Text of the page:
V. The Kurdish Security Forces (Asayish)

The de facto Kurdish authorities gave the Asayish official legal recognition in March 1993,78 placing them under the authority of the Kurdish Ministry of Interior and giving them jurisdiction over economic crimes, such as smuggling, and political crimes, including espionage and acts of sabotage and terrorism. Organizationally, the Asayish were divided into four directorates, covering the governorates of Duhok, Arbil, Sulaimaniya, and part of Kirkuk, each comprising a Political Unit (al-Shu`ba al-Siyasiyya), an Economic Unit (al-Shu`ba al-Iqtisadiyya), and a Legal Unit (al-Shu`ba al-Qanuniyya).79 A General Security Directorate was established to oversee and coordinate their functions. Traditionally, the heads of the various directorates have been civilians.

While Asayish personnel had clear party affiliations, Kurdish political leaders made genuine efforts in the early 1990s, under the first joint administration, to achieve partial unification of their security and police forces. In addition, the Council of Ministers at that time introduced measures to increase the transparency and accountability of the law enforcement institutions. Part of the basic training of Asayish personnel was aimed at enhancing awareness of the provisions of the Iraqi Code of Criminal Procedure and the Penal Code, as well as knowledge of international standards pertaining to law enforcement.80 There was no sustained follow up, however, and the political will to hold Asayish personnel accountable for the abuse of detainees in their custody was weak, encouraging a climate of impunity that remains prevalent today.

Following the collapse of the joint administration as inter-Kurdish armed clashes reached a peak in the mid-1990s, the KDP and the PUK operated separate Asayish forces in territory under their control. Until late 2004 these forces remained under the authority of the two parties’ respective ministries of interior, with few changes to their organizational structures or areas of competence. On each side, the Asayish also continued to work closely with the intelligence agencies of their respective political parties. The KDP’s principal agency is the Parastin, headed by Masrur Barzani,81 and that of the PUK is Dazgay Zanyari, headed by Khasrow Gul Muhammad.82 The primary function of these two agencies is intelligence gathering on matters relating to both the internal and external security of the Kurdistan region. Officially, they do not have power to arrest or detain, nor the authority to operate any of the recognized detention facilities. Both agencies coordinate and share intelligence with the respective Asayish forces in the governorates under their control. In some instances the Asayish will retain physical custody over detainees who were arrested by, and remain the responsibility of, one or other of the intelligence agencies.83 In the lead up to the US-led invasion of Iraq in March 2003 and since, with the increased threat of militant attacks and deteriorating security conditions, the level of cooperation and coordination between the intelligence agencies of the KDP and PUK, and the respective Asayish forces, has remained high.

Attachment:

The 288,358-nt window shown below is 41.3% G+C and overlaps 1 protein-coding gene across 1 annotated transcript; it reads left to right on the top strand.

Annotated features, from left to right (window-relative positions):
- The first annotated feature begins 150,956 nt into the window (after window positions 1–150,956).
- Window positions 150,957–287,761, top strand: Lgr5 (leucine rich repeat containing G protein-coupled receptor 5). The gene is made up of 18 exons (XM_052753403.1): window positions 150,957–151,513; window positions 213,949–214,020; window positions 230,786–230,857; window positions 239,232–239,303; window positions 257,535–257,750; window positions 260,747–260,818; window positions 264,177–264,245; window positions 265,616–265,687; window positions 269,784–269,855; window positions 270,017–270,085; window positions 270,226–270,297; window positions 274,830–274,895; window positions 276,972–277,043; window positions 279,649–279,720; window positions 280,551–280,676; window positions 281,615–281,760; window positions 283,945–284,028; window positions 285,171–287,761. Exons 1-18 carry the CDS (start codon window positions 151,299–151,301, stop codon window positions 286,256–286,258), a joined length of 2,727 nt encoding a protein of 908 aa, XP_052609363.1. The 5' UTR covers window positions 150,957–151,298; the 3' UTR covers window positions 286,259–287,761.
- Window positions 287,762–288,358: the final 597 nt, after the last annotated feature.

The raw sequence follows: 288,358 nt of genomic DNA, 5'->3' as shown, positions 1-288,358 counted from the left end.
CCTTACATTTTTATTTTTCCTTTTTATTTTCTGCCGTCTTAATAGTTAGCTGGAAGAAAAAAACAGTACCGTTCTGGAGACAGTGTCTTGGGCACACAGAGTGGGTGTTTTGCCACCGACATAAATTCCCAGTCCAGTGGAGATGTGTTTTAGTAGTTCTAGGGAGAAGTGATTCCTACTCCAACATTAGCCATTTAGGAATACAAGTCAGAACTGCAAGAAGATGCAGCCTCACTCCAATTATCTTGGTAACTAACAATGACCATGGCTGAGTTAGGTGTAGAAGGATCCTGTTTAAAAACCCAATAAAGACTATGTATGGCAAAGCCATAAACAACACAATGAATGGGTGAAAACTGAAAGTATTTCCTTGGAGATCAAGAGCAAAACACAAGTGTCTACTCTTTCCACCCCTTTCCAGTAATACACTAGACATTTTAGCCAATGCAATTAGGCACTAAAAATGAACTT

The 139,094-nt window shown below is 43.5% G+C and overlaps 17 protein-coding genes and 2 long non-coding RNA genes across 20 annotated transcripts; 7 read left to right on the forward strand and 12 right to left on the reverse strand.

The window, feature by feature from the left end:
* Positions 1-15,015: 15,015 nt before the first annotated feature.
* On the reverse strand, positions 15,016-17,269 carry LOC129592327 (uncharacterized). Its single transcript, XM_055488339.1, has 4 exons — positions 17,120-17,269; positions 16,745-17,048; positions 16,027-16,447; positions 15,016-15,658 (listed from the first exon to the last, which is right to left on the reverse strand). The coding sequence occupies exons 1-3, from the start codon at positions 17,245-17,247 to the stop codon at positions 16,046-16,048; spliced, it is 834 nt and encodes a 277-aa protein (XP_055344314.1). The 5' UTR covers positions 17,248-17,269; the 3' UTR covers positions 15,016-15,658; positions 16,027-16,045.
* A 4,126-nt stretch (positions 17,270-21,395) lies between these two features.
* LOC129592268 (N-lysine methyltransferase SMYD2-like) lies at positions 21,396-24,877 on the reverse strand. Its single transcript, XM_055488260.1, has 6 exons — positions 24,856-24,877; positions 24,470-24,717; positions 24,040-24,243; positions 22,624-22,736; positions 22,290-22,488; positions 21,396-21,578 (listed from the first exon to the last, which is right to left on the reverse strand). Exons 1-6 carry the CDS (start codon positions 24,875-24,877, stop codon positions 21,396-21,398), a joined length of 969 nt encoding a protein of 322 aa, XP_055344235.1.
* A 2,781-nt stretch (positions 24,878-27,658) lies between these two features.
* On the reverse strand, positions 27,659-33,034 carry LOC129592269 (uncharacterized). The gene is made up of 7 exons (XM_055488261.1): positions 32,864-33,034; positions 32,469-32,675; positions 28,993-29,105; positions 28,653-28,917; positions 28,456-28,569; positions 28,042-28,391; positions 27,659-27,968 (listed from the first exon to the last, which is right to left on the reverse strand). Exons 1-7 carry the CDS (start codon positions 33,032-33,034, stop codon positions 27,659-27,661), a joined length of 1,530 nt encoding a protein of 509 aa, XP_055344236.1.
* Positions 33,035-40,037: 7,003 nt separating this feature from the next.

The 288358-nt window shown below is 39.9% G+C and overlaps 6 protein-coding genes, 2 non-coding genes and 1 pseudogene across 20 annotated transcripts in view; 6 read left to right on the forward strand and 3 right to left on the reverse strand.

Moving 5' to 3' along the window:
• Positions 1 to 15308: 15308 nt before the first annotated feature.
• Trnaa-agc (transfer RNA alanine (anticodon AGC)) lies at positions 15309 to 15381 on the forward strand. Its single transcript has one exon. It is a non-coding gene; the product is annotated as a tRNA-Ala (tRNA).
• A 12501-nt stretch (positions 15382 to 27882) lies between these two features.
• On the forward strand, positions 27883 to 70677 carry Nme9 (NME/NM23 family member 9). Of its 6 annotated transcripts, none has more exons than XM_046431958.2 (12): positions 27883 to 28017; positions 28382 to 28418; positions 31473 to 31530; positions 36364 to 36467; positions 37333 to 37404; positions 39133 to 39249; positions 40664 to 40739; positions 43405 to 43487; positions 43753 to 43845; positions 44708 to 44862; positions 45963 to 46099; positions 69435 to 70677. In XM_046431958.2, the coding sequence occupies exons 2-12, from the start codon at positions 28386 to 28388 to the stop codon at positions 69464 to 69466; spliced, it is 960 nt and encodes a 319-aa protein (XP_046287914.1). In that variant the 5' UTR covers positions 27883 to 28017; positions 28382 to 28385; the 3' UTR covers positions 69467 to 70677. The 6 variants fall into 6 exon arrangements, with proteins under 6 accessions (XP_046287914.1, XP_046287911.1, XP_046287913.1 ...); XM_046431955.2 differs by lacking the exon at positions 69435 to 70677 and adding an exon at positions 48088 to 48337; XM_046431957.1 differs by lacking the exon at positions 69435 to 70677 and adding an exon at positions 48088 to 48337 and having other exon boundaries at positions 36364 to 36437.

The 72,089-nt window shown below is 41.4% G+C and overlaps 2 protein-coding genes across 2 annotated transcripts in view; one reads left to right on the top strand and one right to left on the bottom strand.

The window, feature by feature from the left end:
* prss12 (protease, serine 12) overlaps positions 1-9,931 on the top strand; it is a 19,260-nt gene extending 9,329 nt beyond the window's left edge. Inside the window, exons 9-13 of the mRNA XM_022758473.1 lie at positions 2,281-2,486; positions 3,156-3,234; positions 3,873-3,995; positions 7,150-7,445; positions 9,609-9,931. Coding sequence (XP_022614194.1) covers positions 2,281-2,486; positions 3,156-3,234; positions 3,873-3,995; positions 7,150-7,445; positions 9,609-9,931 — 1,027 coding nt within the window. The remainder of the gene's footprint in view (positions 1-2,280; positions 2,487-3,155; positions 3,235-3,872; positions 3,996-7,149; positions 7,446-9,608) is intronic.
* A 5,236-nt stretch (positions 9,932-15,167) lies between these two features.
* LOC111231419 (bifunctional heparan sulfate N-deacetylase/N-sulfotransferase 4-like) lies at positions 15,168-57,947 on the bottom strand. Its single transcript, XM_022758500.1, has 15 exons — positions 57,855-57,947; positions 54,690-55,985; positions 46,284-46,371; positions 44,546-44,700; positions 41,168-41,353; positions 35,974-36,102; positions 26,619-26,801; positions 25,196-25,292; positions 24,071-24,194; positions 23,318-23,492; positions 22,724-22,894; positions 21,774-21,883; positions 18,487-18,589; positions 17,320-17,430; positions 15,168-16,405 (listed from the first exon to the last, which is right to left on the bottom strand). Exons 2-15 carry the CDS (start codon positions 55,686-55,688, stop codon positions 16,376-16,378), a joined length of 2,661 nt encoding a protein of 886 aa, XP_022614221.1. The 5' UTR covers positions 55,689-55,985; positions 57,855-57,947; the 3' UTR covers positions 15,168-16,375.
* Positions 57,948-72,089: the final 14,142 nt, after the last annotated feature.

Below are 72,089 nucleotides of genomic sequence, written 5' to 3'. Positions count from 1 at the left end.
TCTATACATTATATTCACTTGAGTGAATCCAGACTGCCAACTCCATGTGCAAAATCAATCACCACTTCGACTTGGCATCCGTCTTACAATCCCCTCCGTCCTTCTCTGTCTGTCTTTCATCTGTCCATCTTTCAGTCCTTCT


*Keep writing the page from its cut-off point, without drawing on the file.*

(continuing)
In late 2004 and early 2005, both the KDP and the PUK took steps to remove their Asayish forces from under the control of their respective ministries of interior. The two parties did not coordinate in this regard; they carried out the processes independently of each other using different mechanisms. For its part, the KDP created a new authority, the General Committee for the Security of the Iraqi Kurdistan Region (al-Hay’a al-`Amma li-Amn Iqlim Kurdistan–al-`Iraq, General Security Committee), established by Law 46 of 2004 (December 2004).84 The stated reasons behind its creation are the “organization and unification of all security agencies within a unified framework … for the purpose of establishing a mechanism for the coordination and exchange of information, and consolidating security efforts and achieving the common goals between the federal and regional security agencies.”85 According to article 6 of the law, the General Security Committee’s areas of competence include combating drug trafficking, terrorism, and espionage; gathering intelligence and assessing threats to Iraq’s national security, and liaising with the relevant national intelligence authorities in this regard; and the exchange of criminal suspects between the federal and regional security agencies and the referral of their cases in accordance with mechanisms established by law.86 The General Security Committee is “financially and administratively independent,” with its own budget.87 Masrur Barzani currently heads the committee and, according to the law, has the rank of minister.88